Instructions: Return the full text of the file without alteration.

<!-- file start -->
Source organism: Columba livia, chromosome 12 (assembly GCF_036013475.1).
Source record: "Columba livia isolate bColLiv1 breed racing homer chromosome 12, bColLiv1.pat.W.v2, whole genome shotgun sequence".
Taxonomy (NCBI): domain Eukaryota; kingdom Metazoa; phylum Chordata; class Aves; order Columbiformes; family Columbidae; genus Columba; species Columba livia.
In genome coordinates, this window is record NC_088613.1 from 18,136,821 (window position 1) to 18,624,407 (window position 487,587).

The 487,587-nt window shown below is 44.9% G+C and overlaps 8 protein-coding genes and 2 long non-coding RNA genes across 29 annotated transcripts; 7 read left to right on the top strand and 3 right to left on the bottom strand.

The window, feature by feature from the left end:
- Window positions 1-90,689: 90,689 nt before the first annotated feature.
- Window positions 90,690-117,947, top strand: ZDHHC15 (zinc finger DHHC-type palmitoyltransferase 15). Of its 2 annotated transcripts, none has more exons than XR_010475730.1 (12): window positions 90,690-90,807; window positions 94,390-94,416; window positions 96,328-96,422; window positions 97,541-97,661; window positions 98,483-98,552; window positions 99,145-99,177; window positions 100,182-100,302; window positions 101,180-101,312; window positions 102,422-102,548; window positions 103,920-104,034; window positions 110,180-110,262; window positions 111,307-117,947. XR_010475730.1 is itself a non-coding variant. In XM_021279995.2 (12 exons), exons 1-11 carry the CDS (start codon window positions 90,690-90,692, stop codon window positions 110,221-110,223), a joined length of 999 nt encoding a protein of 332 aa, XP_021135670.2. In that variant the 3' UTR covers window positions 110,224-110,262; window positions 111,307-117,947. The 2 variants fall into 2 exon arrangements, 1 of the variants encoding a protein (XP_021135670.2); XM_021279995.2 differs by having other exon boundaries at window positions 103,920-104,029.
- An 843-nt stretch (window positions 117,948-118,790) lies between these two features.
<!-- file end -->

Source organism: Columba livia, chromosome 12 (assembly GCF_036013475.1).
Source record: "Columba livia isolate bColLiv1 breed racing homer chromosome 12, bColLiv1.pat.W.v2, whole genome shotgun sequence".
Taxonomy (NCBI): domain Eukaryota; kingdom Metazoa; phylum Chordata; class Aves; order Columbiformes; family Columbidae; genus Columba; species Columba livia.
In genome coordinates, this window is record NC_088613.1 from 18,136,821 (window position 1) to 18,624,407 (window position 487,587).

The 487,587-nt window shown below is 44.9% G+C and overlaps 8 protein-coding genes and 2 long non-coding RNA genes across 29 annotated transcripts; 7 read left to right on the top strand and 3 right to left on the bottom strand.

The window, feature by feature from the left end:
- Window positions 1-90,689: 90,689 nt before the first annotated feature.
- Window positions 90,690-117,947, top strand: ZDHHC15 (zinc finger DHHC-type palmitoyltransferase 15). Of its 2 annotated transcripts, none has more exons than XR_010475730.1 (12): window positions 90,690-90,807; window positions 94,390-94,416; window positions 96,328-96,422; window positions 97,541-97,661; window positions 98,483-98,552; window positions 99,145-99,177; window positions 100,182-100,302; window positions 101,180-101,312; window positions 102,422-102,548; window positions 103,920-104,034; window positions 110,180-110,262; window positions 111,307-117,947. XR_010475730.1 is itself a non-coding variant. In XM_021279995.2 (12 exons), exons 1-11 carry the CDS (start codon window positions 90,690-90,692, stop codon window positions 110,221-110,223), a joined length of 999 nt encoding a protein of 332 aa, XP_021135670.2. In that variant the 3' UTR covers window positions 110,224-110,262; window positions 111,307-117,947. The 2 variants fall into 2 exon arrangements, 1 of the variants encoding a protein (XP_021135670.2); XM_021279995.2 differs by having other exon boundaries at window positions 103,920-104,029.
- An 843-nt stretch (window positions 117,948-118,790) lies between these two features.